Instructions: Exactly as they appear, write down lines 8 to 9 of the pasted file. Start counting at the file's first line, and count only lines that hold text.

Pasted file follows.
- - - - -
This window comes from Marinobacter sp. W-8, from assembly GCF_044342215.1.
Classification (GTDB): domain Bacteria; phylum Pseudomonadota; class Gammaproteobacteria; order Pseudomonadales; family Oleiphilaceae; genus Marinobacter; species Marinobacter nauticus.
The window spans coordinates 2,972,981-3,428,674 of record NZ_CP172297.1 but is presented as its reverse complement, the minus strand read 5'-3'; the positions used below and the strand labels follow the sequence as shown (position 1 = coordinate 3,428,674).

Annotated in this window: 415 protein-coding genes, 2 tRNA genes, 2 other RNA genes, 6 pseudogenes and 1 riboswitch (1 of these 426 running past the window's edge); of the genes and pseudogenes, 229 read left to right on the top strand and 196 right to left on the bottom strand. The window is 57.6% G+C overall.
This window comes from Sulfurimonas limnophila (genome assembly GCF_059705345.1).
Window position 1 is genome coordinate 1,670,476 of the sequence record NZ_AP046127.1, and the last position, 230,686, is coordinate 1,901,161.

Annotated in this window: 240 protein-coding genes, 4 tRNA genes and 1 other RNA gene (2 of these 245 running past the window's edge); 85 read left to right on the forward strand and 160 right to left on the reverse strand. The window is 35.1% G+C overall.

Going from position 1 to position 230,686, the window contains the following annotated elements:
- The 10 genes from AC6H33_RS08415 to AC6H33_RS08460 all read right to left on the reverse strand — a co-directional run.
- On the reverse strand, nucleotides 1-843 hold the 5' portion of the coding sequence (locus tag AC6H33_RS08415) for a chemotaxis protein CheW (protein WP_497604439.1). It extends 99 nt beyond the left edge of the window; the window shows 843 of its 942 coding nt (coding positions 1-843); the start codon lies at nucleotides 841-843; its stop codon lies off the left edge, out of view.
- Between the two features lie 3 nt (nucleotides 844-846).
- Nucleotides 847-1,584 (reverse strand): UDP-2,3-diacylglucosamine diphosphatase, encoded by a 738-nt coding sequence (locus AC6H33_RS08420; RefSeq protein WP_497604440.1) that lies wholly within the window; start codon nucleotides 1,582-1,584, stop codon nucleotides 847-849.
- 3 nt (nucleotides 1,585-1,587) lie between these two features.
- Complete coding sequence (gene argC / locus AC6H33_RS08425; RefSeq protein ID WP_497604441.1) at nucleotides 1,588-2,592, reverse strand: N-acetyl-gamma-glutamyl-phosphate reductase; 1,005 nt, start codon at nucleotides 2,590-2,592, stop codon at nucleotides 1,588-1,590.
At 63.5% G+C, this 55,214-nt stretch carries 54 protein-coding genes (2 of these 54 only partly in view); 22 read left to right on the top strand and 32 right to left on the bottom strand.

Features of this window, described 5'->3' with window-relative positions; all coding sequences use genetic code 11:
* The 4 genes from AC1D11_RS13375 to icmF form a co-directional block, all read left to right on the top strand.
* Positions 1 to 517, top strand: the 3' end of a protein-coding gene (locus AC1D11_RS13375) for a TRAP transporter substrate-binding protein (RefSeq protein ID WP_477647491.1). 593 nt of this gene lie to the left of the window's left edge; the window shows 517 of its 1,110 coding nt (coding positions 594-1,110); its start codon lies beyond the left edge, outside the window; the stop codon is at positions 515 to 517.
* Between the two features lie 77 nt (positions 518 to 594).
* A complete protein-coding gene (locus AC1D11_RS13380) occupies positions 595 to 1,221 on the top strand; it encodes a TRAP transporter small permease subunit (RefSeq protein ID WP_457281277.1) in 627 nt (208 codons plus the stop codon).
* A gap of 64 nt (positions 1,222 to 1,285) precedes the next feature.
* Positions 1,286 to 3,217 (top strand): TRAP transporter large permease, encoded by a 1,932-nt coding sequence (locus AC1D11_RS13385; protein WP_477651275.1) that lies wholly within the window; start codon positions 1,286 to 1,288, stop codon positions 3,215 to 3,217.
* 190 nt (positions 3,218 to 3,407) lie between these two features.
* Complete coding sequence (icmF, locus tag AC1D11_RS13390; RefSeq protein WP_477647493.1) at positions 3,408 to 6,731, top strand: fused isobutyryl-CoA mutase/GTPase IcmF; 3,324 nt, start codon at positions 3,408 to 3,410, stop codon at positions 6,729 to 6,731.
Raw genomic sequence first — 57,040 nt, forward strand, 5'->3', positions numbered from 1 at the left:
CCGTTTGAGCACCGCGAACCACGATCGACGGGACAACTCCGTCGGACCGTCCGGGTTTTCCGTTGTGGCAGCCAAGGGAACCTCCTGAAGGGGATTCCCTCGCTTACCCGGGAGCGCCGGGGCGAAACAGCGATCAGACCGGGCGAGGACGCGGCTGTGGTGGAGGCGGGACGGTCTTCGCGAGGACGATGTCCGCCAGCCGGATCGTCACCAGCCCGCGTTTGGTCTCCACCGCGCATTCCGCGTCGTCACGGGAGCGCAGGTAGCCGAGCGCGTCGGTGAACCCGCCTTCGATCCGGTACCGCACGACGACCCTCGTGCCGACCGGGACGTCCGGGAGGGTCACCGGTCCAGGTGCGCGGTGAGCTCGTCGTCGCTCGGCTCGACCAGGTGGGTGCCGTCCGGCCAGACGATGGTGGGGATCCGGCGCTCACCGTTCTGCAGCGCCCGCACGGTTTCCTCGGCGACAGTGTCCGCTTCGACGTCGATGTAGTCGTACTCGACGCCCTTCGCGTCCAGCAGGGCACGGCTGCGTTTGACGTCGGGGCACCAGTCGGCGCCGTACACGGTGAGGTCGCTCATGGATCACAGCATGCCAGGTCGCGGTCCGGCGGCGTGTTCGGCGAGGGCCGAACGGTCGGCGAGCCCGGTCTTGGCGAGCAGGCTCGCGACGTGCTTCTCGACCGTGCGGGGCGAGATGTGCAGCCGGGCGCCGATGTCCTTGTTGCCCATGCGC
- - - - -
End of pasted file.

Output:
Going from position 1 to position 230,686, the window contains the following annotated elements:
- The 10 genes from AC6H33_RS08415 to AC6H33_RS08460 all read right to left on the reverse strand — a co-directional run.